Crawfish from Louisiana

Of the hundreds of different species of crawfish worldwide, over 300 kinds can be found in North America, primarily in the southeastern United States. What looks like a small lobster in a variety of sizes and colors, crawfish are a delicious food source, and are a staple in southern and Cajun cuisine.

Though there are multiple species of crawfish intended for human consumption, the Red Swamp Crawfish is the most popular. As a species that was once introduced outside of its native habitat for the intention of sport fishing bait, the red swamp crawfish is now considered an invasive species in many areas outside it's original southern grounds. As their name suggests, these crawfish prefer a swamp habitat in freshwater, void of any strong currents, allowing them to burrow for food, shelter, and moisture.

Crawfish are traditionally prepared for a crawfish boil, where they are combined with potatoes, sausage, and corn on the cob, all seasoned heavily with salt, Cayenne pepper, lemon, garlic, and bay leaves. They are boiled and eaten on a large picnic table with friends and family joining in for the feast. Most red swamp crawfish are between 2 and 5 inches in length, with a vibrant, dark red shell, which turns an even brighter red when cooked. Sometimes crawfish are also referred to as Louisiana crayfish, paying tribute to their southern roots, but also playfully called mud bugs. Now coming into their most abundant season, eat as many as you can since there are more than enough to go around! As you can see, we've cooked up a few here at Pierless to try, ready and waiting with drawn butter and our sleeves rolled up.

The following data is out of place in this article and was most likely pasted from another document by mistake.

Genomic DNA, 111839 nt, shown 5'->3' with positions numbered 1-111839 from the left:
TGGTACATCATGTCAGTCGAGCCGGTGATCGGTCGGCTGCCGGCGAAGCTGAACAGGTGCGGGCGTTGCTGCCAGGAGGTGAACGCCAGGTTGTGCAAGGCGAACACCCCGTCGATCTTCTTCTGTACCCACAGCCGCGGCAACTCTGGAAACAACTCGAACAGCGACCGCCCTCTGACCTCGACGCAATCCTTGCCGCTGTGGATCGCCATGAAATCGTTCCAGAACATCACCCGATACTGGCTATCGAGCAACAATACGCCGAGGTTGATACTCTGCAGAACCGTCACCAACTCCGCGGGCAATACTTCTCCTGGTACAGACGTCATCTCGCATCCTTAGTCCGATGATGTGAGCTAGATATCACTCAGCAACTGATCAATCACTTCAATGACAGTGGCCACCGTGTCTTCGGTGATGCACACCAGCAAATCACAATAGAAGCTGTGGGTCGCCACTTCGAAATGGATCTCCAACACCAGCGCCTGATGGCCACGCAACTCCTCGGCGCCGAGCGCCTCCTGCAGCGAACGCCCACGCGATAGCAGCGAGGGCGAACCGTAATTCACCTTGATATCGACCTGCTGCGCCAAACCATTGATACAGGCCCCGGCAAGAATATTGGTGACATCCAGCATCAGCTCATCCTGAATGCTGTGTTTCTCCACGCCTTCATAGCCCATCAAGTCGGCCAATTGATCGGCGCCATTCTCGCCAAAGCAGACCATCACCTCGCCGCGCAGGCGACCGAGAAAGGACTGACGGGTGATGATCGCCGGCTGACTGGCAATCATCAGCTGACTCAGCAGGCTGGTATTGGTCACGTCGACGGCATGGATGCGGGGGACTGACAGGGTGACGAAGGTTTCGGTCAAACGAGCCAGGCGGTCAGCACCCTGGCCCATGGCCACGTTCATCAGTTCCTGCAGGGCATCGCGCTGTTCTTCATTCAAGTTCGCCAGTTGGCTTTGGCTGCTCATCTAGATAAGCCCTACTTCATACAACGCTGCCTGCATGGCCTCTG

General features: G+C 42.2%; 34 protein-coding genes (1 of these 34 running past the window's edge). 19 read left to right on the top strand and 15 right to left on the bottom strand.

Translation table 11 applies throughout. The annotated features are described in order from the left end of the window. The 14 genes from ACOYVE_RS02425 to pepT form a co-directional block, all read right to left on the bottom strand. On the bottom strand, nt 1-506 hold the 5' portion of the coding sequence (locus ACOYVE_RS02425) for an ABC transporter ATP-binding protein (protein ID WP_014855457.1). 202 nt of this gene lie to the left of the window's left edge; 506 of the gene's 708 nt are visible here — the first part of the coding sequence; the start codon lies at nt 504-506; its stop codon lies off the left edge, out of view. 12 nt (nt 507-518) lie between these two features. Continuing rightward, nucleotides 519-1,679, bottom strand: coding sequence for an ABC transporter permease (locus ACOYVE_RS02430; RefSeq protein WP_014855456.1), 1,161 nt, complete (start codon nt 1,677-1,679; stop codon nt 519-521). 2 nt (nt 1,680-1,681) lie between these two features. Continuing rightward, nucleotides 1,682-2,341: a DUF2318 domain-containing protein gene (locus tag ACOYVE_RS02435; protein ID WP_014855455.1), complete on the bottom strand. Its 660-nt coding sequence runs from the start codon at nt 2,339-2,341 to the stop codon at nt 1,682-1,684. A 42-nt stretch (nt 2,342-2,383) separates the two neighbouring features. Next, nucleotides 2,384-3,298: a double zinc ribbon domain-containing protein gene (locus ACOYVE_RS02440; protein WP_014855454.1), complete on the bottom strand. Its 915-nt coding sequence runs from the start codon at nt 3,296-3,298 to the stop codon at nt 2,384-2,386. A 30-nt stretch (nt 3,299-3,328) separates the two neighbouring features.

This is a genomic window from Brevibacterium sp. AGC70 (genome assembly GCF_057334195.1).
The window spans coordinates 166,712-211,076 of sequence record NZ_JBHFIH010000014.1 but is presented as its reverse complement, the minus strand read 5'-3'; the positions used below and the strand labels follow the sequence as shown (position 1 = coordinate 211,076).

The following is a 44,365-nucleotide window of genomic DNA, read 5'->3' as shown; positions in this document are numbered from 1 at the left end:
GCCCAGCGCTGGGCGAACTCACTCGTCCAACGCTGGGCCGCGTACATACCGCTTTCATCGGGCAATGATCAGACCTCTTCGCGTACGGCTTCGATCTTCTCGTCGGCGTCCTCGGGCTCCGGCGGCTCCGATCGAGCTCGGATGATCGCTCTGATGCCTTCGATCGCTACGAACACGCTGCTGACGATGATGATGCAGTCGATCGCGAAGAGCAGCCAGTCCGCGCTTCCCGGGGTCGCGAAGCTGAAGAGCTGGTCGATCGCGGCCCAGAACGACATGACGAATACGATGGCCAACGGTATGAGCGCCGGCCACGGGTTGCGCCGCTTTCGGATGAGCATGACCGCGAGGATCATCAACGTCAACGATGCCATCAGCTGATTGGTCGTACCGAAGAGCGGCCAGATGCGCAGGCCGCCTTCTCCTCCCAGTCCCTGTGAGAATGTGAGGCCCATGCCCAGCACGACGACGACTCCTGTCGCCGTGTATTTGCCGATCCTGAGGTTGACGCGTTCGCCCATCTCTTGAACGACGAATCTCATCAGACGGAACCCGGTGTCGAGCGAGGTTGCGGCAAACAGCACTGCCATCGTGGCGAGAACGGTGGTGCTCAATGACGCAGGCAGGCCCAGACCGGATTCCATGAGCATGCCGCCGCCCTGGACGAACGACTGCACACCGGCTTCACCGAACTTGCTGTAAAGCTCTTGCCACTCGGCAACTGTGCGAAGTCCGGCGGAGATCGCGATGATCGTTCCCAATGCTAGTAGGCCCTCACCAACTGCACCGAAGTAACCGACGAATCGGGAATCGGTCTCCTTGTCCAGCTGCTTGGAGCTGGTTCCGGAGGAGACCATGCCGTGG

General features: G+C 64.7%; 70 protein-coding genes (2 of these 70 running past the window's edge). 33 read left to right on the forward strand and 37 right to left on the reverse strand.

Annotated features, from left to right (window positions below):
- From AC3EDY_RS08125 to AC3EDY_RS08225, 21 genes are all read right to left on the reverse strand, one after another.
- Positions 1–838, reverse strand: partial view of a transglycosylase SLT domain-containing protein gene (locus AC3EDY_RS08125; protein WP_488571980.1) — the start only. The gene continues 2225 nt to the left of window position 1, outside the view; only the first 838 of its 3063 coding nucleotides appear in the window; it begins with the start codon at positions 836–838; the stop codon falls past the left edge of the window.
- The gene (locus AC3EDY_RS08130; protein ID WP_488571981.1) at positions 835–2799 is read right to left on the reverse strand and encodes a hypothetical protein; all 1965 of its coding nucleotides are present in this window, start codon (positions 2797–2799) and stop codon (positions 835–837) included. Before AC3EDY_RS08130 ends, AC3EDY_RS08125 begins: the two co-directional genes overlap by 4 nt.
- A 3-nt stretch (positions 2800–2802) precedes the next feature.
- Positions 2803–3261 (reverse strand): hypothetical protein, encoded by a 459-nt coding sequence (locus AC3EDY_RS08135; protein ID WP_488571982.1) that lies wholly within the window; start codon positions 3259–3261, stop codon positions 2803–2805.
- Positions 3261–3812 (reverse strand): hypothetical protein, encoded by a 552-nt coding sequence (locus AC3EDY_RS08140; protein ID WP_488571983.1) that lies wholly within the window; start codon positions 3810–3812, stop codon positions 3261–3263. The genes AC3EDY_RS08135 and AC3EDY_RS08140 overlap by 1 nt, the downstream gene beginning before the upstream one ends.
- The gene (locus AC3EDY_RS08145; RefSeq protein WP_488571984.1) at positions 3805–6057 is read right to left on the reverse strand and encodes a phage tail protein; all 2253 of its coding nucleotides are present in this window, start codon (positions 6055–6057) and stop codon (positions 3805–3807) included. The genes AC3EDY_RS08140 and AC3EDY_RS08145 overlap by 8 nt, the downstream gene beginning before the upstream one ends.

Summer Flounder

The summer flounder -- commonly known as fluke -- is a prized recreational and commercial catch, popular because of its delicate, light flavor and lean, white, firm fillets. Despite low populations for decades and help managing the stock throughout the 1980’s, it wasn’t until the late 1990’s that fluke started to respond to fishery management action. Finally finding a balance for recreational and commercial fishermen, the summer flounder population started coming back and was declared rebuilt to target levels in 2010. The fishing quota for this species is strategically divided between commercial and recreational anglers, being one of the most popular recreational fisheries on the Atlantic coast.